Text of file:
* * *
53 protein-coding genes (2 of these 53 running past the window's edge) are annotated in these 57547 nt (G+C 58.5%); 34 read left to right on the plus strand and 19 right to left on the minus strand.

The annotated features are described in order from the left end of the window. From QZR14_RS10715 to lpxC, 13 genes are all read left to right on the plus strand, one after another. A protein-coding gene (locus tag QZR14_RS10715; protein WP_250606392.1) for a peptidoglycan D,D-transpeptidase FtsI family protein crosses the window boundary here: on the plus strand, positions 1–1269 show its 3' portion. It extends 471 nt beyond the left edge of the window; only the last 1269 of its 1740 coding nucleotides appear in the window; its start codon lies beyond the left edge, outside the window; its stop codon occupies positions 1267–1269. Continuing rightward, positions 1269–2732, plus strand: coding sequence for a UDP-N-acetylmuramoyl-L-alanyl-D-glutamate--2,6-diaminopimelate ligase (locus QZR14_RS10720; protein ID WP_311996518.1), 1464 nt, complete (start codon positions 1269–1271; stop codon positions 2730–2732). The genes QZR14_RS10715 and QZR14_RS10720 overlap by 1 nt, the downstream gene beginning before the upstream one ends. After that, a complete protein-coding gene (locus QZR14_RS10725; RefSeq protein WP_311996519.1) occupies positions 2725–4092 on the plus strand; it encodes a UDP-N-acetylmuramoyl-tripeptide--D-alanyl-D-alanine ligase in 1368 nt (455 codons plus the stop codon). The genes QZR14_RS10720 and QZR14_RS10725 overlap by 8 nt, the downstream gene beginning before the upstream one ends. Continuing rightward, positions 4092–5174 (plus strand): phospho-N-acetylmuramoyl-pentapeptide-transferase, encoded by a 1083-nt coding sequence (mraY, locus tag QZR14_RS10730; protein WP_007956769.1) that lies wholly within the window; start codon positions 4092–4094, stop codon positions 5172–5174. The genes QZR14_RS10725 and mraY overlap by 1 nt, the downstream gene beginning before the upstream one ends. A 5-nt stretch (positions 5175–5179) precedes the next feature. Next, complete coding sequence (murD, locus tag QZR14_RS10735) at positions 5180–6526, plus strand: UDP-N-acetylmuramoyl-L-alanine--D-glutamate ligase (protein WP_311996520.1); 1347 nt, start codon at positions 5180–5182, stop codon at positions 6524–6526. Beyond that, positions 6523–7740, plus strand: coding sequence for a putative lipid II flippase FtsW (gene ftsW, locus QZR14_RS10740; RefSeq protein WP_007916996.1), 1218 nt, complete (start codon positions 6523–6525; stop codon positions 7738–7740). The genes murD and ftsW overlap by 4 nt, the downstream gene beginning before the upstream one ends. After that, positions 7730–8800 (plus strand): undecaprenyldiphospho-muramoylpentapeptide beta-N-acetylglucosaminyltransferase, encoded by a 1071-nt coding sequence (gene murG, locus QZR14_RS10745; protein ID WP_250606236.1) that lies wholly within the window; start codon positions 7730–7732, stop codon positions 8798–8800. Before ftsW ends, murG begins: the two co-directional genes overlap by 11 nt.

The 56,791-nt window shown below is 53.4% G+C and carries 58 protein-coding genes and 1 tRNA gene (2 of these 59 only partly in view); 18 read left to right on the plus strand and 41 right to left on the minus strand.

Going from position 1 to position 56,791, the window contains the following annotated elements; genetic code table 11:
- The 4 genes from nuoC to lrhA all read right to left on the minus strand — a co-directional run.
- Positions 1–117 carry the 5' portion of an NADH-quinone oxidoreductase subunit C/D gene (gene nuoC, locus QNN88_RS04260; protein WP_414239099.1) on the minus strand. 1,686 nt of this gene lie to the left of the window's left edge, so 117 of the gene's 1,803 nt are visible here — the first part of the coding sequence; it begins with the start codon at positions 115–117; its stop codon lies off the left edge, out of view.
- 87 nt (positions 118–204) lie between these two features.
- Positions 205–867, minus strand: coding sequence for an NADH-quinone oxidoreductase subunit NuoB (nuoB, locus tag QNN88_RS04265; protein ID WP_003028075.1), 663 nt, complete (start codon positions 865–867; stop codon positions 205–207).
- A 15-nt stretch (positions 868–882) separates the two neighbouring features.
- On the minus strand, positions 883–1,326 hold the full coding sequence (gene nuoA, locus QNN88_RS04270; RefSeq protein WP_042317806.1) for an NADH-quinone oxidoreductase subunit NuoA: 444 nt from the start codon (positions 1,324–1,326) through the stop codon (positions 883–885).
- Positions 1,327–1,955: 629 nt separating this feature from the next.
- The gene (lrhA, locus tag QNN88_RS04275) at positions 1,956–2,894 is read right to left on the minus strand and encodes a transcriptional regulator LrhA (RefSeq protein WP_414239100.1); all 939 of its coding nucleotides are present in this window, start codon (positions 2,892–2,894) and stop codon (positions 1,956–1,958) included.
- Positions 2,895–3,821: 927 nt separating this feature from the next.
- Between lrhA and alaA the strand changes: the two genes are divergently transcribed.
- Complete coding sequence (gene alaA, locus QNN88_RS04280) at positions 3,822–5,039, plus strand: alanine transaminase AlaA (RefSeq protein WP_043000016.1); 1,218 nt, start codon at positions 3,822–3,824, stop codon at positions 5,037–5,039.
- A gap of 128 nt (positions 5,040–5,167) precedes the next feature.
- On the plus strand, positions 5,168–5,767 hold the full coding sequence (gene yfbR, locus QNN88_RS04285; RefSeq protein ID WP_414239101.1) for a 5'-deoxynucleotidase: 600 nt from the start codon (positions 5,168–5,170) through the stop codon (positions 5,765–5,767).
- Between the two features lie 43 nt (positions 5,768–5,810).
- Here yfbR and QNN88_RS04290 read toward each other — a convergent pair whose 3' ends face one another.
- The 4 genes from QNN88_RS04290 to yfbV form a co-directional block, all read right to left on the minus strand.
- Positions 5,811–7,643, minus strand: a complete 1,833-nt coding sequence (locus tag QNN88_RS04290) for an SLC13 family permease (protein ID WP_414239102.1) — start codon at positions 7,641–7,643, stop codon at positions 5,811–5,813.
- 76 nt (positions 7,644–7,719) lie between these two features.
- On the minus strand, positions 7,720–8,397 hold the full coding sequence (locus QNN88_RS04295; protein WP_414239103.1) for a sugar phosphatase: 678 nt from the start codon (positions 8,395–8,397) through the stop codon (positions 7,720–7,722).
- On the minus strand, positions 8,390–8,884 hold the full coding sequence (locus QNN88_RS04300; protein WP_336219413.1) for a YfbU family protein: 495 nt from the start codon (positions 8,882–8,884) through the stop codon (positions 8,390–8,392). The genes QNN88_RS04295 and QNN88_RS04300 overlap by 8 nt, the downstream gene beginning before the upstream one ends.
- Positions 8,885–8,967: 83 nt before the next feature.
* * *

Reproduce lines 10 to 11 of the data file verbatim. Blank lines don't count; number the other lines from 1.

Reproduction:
- On the minus strand, positions 883–1,326 hold the full coding sequence (gene nuoA, locus QNN88_RS04270; RefSeq protein WP_042317806.1) for an NADH-quinone oxidoreductase subunit NuoA: 444 nt from the start codon (positions 1,324–1,326) through the stop codon (positions 883–885).
- Positions 1,327–1,955: 629 nt separating this feature from the next.